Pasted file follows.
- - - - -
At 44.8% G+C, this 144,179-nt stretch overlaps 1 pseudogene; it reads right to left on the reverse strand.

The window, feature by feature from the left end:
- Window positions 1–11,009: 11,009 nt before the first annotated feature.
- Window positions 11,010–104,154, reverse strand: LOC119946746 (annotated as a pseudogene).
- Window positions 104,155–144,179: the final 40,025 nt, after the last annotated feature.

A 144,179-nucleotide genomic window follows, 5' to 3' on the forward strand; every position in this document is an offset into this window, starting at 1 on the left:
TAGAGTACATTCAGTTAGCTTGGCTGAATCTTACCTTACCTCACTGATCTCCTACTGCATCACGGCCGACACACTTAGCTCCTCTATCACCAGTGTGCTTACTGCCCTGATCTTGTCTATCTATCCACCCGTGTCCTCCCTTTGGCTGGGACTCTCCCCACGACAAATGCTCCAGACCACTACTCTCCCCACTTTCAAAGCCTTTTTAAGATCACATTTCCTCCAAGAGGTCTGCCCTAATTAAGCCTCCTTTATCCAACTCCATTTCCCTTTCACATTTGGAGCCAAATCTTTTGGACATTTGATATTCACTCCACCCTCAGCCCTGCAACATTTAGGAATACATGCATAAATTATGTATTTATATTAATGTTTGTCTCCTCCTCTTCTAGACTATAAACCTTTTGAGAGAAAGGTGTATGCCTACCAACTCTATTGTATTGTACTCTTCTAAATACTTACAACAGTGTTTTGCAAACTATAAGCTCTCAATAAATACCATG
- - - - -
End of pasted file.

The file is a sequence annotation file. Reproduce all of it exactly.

At 44.8% G+C, this 144,179-nt stretch overlaps 1 pseudogene; it reads right to left on the reverse strand.

The window, feature by feature from the left end:
- Window positions 1–11,009: 11,009 nt before the first annotated feature.
- Window positions 11,010–104,154, reverse strand: LOC119946746 (annotated as a pseudogene).
- Window positions 104,155–144,179: the final 40,025 nt, after the last annotated feature.

A 144,179-nucleotide genomic window follows, 5' to 3' on the forward strand; every position in this document is an offset into this window, starting at 1 on the left:
TAGAGTACATTCAGTTAGCTTGGCTGAATCTTACCTTACCTCACTGATCTCCTACTGCATCACGGCCGACACACTTAGCTCCTCTATCACCAGTGTGCTTACTGCCCTGATCTTGTCTATCTATCCACCCGTGTCCTCCCTTTGGCTGGGACTCTCCCCACGACAAATGCTCCAGACCACTACTCTCCCCACTTTCAAAGCCTTTTTAAGATCACATTTCCTCCAAGAGGTCTGCCCTAATTAAGCCTCCTTTATCCAACTCCATTTCCCTTTCACATTTGGAGCCAAATCTTTTGGACATTTGATATTCACTCCACCCTCAGCCCTGCAACATTTAGGAATACATGCATAAATTATGTATTTATATTAATGTTTGTCTCCTCCTCTTCTAGACTATAAACCTTTTGAGAGAAAGGTGTATGCCTACCAACTCTATTGTATTGTACTCTTCTAAATACTTACAACAGTGTTTTGCAAACTATAAGCTCTCAATAAATACCATG